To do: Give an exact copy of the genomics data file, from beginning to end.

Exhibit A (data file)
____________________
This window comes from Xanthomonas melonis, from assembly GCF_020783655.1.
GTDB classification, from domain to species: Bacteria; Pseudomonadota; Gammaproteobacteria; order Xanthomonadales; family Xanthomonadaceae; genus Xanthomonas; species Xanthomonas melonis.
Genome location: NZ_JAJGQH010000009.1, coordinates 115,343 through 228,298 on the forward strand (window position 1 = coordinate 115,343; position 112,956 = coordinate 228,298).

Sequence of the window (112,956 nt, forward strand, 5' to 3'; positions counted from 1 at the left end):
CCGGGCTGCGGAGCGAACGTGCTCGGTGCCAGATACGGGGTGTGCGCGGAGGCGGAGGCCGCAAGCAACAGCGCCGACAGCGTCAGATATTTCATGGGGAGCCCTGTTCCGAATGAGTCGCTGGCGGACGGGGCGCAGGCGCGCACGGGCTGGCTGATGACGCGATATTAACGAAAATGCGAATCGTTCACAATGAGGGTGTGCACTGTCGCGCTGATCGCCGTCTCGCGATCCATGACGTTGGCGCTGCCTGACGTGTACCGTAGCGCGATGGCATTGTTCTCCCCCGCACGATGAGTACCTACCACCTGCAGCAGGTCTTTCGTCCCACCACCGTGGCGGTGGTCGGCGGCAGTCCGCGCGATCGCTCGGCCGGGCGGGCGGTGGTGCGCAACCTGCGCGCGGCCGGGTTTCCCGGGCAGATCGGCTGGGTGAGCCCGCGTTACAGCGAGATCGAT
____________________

This window comes from Xanthomonas melonis, from assembly GCF_020783655.1.
GTDB classification, from domain to species: Bacteria; Pseudomonadota; Gammaproteobacteria; order Xanthomonadales; family Xanthomonadaceae; genus Xanthomonas; species Xanthomonas melonis.
Genome location: NZ_JAJGQH010000009.1, coordinates 115,343 through 228,298 on the forward strand (window position 1 = coordinate 115,343; position 112,956 = coordinate 228,298).

Sequence of the window (112,956 nt, forward strand, 5' to 3'; positions counted from 1 at the left end):
CCGGGCTGCGGAGCGAACGTGCTCGGTGCCAGATACGGGGTGTGCGCGGAGGCGGAGGCCGCAAGCAACAGCGCCGACAGCGTCAGATATTTCATGGGGAGCCCTGTTCCGAATGAGTCGCTGGCGGACGGGGCGCAGGCGCGCACGGGCTGGCTGATGACGCGATATTAACGAAAATGCGAATCGTTCACAATGAGGGTGTGCACTGTCGCGCTGATCGCCGTCTCGCGATCCATGACGTTGGCGCTGCCTGACGTGTACCGTAGCGCGATGGCATTGTTCTCCCCCGCACGATGAGTACCTACCACCTGCAGCAGGTCTTTCGTCCCACCACCGTGGCGGTGGTCGGCGGCAGTCCGCGCGATCGCTCGGCCGGGCGGGCGGTGGTGCGCAACCTGCGCGCGGCCGGGTTTCCCGGGCAGATCGGCTGGGTGAGCCCGCGTTACAGCGAGATCGAT